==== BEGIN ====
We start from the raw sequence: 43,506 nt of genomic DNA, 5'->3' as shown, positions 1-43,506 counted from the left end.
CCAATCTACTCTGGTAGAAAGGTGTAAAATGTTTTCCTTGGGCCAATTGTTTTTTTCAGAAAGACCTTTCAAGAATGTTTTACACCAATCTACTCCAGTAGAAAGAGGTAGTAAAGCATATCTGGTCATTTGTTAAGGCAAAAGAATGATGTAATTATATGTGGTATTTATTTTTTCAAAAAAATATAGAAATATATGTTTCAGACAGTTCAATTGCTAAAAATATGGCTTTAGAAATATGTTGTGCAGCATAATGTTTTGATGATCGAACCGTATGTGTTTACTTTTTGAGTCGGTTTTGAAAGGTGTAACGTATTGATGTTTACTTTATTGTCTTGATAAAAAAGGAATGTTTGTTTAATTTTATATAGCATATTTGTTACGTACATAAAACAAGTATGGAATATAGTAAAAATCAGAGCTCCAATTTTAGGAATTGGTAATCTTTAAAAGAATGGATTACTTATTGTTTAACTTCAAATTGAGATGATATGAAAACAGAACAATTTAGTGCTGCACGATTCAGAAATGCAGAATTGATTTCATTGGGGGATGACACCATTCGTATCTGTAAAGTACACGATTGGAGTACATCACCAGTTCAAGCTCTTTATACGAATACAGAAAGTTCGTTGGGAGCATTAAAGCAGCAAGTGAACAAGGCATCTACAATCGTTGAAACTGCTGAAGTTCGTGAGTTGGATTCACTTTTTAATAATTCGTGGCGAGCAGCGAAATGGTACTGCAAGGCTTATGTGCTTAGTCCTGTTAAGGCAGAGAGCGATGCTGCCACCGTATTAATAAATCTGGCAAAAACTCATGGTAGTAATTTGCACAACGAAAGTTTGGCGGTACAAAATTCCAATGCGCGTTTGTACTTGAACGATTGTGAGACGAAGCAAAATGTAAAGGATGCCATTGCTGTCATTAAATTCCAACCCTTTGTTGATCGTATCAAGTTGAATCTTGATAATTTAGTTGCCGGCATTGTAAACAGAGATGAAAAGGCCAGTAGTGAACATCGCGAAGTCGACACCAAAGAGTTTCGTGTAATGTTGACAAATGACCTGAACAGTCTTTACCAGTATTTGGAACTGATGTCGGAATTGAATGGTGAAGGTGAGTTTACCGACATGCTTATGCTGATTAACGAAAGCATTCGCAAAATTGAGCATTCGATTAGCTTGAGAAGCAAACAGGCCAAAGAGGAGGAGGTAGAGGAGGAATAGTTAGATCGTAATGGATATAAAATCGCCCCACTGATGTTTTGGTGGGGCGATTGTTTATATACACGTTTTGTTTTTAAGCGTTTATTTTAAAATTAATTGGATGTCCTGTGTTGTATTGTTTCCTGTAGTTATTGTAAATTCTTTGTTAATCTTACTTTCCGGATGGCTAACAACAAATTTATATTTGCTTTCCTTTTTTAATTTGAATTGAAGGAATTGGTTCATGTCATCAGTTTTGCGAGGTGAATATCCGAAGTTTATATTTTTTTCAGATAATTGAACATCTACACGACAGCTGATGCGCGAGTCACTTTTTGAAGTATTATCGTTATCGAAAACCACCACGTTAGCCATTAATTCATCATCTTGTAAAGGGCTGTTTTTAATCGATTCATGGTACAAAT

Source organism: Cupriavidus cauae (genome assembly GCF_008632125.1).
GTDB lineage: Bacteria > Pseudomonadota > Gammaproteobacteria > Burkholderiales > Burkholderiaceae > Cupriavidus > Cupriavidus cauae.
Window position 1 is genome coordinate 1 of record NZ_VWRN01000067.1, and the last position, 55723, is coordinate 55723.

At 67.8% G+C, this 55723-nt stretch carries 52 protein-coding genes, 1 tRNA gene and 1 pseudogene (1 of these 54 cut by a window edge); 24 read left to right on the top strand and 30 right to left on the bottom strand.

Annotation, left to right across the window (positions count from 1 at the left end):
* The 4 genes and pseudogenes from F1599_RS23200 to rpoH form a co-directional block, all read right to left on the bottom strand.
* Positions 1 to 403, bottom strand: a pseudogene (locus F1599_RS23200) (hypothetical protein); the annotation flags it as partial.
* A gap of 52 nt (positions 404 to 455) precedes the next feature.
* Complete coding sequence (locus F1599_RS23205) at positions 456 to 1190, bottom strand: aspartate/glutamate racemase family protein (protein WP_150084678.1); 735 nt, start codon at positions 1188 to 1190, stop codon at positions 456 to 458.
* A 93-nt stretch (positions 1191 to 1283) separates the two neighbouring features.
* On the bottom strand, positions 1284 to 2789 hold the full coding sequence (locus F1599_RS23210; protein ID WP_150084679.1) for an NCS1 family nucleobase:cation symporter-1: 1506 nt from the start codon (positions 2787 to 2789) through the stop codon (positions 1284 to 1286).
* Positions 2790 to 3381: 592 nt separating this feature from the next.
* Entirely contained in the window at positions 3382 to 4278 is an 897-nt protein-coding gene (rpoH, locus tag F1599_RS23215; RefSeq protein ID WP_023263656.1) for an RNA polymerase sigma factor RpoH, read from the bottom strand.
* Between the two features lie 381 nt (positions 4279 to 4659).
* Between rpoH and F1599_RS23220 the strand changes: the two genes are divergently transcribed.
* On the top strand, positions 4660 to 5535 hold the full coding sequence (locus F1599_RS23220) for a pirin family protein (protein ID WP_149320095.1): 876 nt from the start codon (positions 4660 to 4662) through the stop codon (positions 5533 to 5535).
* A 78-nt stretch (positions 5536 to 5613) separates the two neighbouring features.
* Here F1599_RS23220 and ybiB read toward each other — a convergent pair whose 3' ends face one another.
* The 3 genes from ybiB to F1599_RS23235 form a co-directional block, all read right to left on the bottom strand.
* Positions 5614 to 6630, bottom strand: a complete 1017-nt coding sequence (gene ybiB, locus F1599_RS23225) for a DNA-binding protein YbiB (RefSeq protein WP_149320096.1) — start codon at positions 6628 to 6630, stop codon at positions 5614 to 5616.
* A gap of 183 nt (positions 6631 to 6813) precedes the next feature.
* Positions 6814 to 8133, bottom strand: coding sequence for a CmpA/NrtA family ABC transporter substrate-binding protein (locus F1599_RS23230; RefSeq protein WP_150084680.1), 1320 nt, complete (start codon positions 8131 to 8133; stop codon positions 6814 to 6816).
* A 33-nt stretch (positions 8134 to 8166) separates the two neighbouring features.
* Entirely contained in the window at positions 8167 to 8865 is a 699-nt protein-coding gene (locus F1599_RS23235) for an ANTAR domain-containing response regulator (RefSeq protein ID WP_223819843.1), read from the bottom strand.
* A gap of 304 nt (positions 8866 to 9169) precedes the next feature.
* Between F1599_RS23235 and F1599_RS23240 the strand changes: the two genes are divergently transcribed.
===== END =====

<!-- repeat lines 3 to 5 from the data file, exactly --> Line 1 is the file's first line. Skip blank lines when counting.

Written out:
Source organism: Cupriavidus cauae (genome assembly GCF_008632125.1).
GTDB lineage: Bacteria > Pseudomonadota > Gammaproteobacteria > Burkholderiales > Burkholderiaceae > Cupriavidus > Cupriavidus cauae.
Window position 1 is genome coordinate 1 of record NZ_VWRN01000067.1, and the last position, 55723, is coordinate 55723.